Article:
Michigan climates range from temperate at the southernmost border to sub-Arctic in the Upper Peninsula. Herbs, however, are among the easiest things to grow in a Michigan garden, if you choose the right plants and pay attention to cold tolerance. Herbs that do well with cool nights and warm days are perfect for gardens in the Michigan climate. However, check both the cold hardiness of individual plant varieties and your local gardening zone to be sure the herbs you choose are suited to your area. And in some cases, you can grow herbs that are perennial in other climates, but simply become annuals in Michigan climates.
There are many culinary herbs that do well in Michigan climates, both traditional and exotic. Perennial herbs are a favorite of many gardeners in northern regions because they have a natural cycle of dieback in the fall and regrowth each spring. Cool-temperature plants, like chives, and woody-stemmed herbs, like rosemary, are good bets for perennials that will return each year. Also try cooking favorites like tarragon, oregano, sage, thyme and winter savory. Dill, fennel, coriander, borage and anise are other herbs that do well in Michigan gardens.
Several popular Southern perennial herbs can be grown readily in Michigan summers, but the fall proves too much for them and they die off, becoming an annual. A good example of this is parsley, which must be replanted every year in Michigan but would be a biennial in warmer climes. Others are annuals anywhere, but still can thrive in a northern herb garden. For instance, try basil, summer savory, lemon balm and sweet marjoram.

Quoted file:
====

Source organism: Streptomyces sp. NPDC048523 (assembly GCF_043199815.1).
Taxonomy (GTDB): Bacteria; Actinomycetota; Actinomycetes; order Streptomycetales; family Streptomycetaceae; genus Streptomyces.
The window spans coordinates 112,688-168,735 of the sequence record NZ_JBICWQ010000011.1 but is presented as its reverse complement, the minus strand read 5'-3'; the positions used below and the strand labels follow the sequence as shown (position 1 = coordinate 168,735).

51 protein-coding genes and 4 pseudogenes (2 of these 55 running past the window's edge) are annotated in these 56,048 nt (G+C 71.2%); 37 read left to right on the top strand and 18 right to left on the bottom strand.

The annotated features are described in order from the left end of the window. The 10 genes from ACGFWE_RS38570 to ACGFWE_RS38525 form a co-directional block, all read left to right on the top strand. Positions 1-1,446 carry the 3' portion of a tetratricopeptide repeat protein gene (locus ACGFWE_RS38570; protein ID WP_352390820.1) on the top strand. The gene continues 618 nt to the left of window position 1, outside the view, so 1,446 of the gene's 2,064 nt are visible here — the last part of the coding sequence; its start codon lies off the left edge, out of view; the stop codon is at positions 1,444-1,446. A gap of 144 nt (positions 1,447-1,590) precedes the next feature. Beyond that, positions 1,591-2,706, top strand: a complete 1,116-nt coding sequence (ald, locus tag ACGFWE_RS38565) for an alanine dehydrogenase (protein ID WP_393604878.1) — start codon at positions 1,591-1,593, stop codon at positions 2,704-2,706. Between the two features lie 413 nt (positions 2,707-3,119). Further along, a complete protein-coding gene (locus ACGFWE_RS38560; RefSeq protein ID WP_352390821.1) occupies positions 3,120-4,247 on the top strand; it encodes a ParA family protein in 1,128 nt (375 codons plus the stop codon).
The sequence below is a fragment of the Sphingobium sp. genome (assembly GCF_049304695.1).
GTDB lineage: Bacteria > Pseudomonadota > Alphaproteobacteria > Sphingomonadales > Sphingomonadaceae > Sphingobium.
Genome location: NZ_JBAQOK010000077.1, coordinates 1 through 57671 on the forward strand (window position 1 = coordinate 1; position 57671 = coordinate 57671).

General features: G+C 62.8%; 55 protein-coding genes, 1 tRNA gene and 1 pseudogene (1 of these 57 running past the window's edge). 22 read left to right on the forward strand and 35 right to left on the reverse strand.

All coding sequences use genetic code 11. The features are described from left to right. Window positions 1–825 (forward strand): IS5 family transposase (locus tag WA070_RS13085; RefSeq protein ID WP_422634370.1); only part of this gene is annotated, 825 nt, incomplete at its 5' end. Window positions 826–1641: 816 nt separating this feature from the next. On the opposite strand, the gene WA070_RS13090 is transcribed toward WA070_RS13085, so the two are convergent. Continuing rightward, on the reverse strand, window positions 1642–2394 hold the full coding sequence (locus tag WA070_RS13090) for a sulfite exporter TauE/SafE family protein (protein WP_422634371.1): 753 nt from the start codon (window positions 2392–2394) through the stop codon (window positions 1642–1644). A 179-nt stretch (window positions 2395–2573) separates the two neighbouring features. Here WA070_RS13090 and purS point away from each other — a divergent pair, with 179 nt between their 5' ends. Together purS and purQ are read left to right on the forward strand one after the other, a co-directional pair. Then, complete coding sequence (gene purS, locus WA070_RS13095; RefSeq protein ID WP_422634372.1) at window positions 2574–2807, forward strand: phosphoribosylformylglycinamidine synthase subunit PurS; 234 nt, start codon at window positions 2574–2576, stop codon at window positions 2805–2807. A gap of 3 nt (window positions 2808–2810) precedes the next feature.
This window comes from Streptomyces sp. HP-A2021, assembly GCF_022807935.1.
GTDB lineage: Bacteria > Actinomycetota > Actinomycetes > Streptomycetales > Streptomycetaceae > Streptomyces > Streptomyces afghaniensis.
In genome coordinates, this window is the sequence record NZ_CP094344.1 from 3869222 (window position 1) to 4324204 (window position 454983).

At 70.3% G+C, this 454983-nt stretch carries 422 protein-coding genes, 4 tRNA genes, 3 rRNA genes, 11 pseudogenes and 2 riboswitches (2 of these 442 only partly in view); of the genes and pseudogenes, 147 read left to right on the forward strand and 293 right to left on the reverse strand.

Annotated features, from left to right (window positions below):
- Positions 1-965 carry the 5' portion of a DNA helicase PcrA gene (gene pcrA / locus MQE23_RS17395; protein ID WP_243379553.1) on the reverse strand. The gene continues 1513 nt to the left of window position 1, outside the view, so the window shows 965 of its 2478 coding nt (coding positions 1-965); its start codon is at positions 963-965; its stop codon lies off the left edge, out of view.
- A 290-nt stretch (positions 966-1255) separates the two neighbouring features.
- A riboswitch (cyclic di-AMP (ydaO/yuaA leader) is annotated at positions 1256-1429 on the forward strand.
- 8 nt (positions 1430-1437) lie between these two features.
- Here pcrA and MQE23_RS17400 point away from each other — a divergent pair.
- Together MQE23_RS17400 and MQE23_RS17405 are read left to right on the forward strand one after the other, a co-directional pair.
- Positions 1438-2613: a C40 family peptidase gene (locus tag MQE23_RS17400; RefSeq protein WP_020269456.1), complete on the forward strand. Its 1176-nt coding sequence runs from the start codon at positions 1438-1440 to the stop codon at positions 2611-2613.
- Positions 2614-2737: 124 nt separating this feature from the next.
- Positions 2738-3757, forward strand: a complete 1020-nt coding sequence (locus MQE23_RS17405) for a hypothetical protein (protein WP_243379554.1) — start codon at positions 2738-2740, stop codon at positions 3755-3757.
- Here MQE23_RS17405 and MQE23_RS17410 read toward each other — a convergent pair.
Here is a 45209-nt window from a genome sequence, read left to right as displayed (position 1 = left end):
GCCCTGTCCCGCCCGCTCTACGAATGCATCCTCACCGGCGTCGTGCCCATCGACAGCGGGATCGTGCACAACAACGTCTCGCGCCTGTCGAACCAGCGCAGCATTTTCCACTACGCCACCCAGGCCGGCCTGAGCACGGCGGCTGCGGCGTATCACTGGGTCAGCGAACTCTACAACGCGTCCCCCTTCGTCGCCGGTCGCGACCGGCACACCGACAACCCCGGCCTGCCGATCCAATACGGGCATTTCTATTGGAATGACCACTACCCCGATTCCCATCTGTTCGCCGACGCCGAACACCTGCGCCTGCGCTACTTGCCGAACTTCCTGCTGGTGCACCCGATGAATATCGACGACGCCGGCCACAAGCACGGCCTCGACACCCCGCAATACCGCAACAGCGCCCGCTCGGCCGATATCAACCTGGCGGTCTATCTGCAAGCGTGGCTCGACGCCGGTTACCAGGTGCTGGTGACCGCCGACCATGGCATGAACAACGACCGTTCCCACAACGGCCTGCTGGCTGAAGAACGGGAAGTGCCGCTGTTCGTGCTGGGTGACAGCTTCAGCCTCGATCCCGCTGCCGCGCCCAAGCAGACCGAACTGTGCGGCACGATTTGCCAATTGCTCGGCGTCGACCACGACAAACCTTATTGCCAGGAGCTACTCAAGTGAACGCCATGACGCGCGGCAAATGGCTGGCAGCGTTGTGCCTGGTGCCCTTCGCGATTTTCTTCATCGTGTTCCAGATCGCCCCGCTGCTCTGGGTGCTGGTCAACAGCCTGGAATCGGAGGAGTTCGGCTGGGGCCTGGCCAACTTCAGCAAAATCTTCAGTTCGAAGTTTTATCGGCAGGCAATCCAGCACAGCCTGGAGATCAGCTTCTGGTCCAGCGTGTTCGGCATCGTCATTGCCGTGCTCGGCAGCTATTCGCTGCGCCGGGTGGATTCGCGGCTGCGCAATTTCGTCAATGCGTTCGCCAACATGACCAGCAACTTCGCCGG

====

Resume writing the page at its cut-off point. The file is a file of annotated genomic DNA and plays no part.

Don't overlook ornamental herbs that can add beauty, toughness, and sometimes serve groundcover or border purposes in your garden. Lavender is a wonderful herb to grow in Michigan climates, because of its hardiness. However, it's slower to grow than many others, and may take a few years to really get established. Others include lemon or elfin thyme, which aren't great for cooking but scent your garden wonderfully and are very cold tolerant. Many varieties of mint serve a double purpose as a culinary herb and a fast-spreading groundcover -- but if you don't want mint to spread, plant it in a pot, as it will take over a garden plot within a summer.
Medicinal herbs like pennyroyal, echinacea, comfrey, and chamomile are good choices for Michigan gardeners as well. Pennyroyal and comfrey are especially good in contrast to warmer regions, because they can be invasive in more hospitable climates, but can be controlled more readily in colder climates like that of Michigan. Other herbs that are cold-tolerant enough for Michigan include catnip, meadowsweet, hyssop, horehound, yarrow, poppy, rue, wormwood, St. John's wort, betony, valerian and hops.